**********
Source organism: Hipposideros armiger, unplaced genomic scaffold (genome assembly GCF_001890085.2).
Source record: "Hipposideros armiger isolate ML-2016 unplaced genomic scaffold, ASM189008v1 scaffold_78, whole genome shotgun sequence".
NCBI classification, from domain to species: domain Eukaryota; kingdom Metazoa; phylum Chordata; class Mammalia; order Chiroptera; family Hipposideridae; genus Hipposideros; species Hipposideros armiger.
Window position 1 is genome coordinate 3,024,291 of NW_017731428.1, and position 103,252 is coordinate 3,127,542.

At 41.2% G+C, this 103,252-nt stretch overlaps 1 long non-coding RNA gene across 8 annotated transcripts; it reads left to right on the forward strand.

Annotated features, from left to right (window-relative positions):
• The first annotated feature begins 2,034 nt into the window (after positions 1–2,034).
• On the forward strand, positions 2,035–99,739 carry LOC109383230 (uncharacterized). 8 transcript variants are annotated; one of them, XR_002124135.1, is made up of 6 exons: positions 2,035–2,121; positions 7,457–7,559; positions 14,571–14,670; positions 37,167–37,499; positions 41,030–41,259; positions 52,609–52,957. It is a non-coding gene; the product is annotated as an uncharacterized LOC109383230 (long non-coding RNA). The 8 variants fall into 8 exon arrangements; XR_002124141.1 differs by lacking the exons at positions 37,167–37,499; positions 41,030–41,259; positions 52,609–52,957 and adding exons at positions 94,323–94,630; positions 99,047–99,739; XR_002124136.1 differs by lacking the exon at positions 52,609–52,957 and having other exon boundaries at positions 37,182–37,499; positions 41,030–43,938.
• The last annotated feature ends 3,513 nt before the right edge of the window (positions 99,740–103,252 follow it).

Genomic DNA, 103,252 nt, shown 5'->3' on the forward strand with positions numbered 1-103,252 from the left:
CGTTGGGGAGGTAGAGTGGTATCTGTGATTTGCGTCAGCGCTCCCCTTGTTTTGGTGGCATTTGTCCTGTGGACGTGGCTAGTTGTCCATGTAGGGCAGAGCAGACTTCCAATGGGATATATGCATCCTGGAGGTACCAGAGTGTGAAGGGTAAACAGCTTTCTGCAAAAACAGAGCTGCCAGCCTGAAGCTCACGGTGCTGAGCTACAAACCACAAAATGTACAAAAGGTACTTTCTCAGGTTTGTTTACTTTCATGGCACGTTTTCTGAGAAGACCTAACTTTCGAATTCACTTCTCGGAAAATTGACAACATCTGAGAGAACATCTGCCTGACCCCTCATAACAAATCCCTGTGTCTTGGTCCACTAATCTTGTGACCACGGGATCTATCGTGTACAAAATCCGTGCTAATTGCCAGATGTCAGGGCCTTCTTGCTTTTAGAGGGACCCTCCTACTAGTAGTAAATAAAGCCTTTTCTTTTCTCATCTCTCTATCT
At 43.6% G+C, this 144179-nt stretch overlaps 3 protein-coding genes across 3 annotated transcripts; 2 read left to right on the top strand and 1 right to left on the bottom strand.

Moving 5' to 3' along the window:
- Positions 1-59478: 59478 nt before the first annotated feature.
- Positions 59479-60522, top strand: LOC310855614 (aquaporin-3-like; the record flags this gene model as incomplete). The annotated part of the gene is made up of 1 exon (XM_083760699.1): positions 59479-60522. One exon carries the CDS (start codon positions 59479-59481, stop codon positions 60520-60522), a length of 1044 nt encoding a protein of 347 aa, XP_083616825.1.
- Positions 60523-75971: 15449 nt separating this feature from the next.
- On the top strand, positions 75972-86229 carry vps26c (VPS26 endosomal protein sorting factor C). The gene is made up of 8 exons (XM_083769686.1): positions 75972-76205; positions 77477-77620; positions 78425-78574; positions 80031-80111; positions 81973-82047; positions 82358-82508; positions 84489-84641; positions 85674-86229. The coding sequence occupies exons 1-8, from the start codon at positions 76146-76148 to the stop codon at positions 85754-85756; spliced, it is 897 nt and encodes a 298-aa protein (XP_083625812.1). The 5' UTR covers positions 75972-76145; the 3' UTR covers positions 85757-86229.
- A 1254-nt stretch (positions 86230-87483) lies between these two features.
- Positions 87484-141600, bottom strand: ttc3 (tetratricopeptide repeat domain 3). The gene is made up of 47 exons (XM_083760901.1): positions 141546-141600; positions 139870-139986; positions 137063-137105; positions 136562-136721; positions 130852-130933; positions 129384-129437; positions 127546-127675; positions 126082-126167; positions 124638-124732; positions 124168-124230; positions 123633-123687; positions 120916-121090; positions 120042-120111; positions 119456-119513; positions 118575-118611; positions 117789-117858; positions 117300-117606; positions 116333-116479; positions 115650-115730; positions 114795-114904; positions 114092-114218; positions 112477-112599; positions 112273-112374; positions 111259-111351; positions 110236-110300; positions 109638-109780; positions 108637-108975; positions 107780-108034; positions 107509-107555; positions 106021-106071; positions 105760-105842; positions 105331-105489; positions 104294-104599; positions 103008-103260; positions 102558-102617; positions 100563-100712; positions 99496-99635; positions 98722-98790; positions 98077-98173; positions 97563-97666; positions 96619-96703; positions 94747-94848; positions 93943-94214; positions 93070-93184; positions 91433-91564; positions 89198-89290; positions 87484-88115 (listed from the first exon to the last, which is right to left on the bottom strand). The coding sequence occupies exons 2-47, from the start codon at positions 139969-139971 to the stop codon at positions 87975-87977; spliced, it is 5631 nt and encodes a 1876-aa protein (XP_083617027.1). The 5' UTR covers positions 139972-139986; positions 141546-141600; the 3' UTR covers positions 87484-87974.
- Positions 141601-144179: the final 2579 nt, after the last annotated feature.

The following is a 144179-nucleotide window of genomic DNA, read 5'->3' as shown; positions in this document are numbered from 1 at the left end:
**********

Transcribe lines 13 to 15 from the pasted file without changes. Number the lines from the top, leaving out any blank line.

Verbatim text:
Moving 5' to 3' along the window:
- Positions 1-59478: 59478 nt before the first annotated feature.
- Positions 59479-60522, top strand: LOC310855614 (aquaporin-3-like; the record flags this gene model as incomplete). The annotated part of the gene is made up of 1 exon (XM_083760699.1): positions 59479-60522. One exon carries the CDS (start codon positions 59479-59481, stop codon positions 60520-60522), a length of 1044 nt encoding a protein of 347 aa, XP_083616825.1.